With this in mind, a liposuction can be thought of as an investment in your car to save fuel costs.

Liposuction --> better gas mileage

I wonder if there is some way to use this as a tax loophole. If some crazy lawyer could think of a way to write off liposuctions on tax returns, the lipo business would be set to explode. Maybe if we could get the departments of transportation or energy to subsidize this...

The downside would be that Americans would see this as a license to eat even more crap and end up with heart conditions because lipo doesn't scrub out arteries. Actually, no, this would be a good thing. Natural selection in action. :cool:




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12AX7
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[*] posted on 25-12-2006 at 01:00


Stranger things have happened. Eh, I heard that a male (obviously) porn star got a tax writeoff on his penile enhancement...

Tim




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h0lx
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[*] posted on 25-12-2006 at 01:45


I disagree with that, when you are from the northern europe (like estonia or scandinavia), which aint 3rd world countries, you see that maybe 1 people from 50 you encounter is notably overweight.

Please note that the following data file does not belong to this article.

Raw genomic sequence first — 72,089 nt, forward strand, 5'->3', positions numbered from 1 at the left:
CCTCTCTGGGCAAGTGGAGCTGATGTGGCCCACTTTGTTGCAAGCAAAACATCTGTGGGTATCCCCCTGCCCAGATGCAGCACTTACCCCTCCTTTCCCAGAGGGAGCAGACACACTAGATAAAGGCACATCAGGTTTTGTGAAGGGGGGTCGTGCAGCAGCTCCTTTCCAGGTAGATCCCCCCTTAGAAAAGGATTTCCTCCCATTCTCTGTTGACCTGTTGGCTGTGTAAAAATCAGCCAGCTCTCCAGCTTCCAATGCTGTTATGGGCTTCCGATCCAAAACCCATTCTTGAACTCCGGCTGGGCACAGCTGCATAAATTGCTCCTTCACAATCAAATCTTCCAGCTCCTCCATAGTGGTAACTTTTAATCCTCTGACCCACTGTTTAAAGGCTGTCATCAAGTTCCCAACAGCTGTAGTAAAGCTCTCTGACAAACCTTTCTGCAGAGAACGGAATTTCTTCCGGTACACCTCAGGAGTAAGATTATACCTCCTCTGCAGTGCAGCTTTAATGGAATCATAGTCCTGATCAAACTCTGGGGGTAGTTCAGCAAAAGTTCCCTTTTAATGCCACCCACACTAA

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[*] posted on 25-12-2006 at 11:34


HaHaHa

You could also save the fat that is lipposuctioned off and
convert it into biodiesel and burn it in your car for even
more fuel savings! 30 pounds of fat is probably 3 gallons
of fuel. Kind of expensive fuel though!
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[*] posted on 3-1-2007 at 06:56


I once put the oxygen line of my welder into the air intake of my car. As soon as I opened the valve, the car hopped like a frog. Not what I call performance increase.

If you've got a regulated cat converter, whatever you change will be counter-regulated by the closed loop that tries to keep lambda at 1.0!